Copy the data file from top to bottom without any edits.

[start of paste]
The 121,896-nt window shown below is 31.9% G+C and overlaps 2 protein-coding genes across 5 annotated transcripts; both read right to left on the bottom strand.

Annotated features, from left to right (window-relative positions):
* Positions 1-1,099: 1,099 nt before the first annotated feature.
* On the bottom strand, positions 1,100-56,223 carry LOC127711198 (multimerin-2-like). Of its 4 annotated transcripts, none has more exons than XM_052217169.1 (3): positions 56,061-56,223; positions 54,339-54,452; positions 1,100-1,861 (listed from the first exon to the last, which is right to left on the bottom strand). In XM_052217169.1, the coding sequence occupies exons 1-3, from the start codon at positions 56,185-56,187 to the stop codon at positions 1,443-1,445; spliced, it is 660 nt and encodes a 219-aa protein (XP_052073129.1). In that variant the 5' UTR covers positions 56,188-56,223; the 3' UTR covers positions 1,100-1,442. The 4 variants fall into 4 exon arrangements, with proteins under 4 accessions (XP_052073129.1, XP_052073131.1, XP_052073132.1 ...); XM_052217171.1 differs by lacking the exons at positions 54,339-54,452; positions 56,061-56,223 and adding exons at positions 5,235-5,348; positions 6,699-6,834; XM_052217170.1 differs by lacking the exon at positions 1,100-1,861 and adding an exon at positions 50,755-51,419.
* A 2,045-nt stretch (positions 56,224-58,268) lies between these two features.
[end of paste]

The 121,896-nt window shown below is 31.9% G+C and overlaps 2 protein-coding genes across 5 annotated transcripts; both read right to left on the bottom strand.

Annotated features, from left to right (window-relative positions):
* Positions 1-1,099: 1,099 nt before the first annotated feature.
* On the bottom strand, positions 1,100-56,223 carry LOC127711198 (multimerin-2-like). Of its 4 annotated transcripts, none has more exons than XM_052217169.1 (3): positions 56,061-56,223; positions 54,339-54,452; positions 1,100-1,861 (listed from the first exon to the last, which is right to left on the bottom strand). In XM_052217169.1, the coding sequence occupies exons 1-3, from the start codon at positions 56,185-56,187 to the stop codon at positions 1,443-1,445; spliced, it is 660 nt and encodes a 219-aa protein (XP_052073129.1). In that variant the 5' UTR covers positions 56,188-56,223; the 3' UTR covers positions 1,100-1,442. The 4 variants fall into 4 exon arrangements, with proteins under 4 accessions (XP_052073129.1, XP_052073131.1, XP_052073132.1 ...); XM_052217171.1 differs by lacking the exons at positions 54,339-54,452; positions 56,061-56,223 and adding exons at positions 5,235-5,348; positions 6,699-6,834; XM_052217170.1 differs by lacking the exon at positions 1,100-1,861 and adding an exon at positions 50,755-51,419.
* A 2,045-nt stretch (positions 56,224-58,268) lies between these two features.